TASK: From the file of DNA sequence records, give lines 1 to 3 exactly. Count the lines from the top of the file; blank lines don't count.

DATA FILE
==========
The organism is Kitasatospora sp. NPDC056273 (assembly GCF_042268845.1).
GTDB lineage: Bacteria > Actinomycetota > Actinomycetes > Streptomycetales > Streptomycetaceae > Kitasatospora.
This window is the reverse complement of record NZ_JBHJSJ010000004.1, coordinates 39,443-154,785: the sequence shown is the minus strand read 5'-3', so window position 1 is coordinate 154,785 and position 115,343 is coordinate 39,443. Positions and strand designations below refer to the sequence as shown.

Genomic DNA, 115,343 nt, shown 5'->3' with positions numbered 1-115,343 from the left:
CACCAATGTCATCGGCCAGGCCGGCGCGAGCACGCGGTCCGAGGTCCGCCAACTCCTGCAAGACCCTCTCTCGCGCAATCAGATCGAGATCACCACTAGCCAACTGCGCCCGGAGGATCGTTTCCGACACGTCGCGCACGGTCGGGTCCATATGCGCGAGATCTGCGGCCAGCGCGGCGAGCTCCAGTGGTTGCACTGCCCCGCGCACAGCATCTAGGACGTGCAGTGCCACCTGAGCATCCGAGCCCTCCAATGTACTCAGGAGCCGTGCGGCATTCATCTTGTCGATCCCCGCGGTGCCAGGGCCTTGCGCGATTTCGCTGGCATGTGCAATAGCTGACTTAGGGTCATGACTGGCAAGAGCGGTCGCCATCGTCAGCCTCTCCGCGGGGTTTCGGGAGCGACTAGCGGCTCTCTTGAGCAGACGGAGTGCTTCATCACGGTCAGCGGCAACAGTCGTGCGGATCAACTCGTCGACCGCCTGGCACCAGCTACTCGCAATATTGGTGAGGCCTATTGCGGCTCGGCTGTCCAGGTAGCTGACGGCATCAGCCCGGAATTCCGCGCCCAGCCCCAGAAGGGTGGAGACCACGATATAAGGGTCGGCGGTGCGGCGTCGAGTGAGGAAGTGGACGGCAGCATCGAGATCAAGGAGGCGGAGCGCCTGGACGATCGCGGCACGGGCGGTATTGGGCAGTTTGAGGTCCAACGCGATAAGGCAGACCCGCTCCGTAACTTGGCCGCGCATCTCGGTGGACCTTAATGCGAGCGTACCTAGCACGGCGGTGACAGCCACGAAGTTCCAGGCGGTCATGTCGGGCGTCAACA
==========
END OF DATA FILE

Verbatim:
The organism is Kitasatospora sp. NPDC056273 (assembly GCF_042268845.1).
GTDB lineage: Bacteria > Actinomycetota > Actinomycetes > Streptomycetales > Streptomycetaceae > Kitasatospora.
This window is the reverse complement of record NZ_JBHJSJ010000004.1, coordinates 39,443-154,785: the sequence shown is the minus strand read 5'-3', so window position 1 is coordinate 154,785 and position 115,343 is coordinate 39,443. Positions and strand designations below refer to the sequence as shown.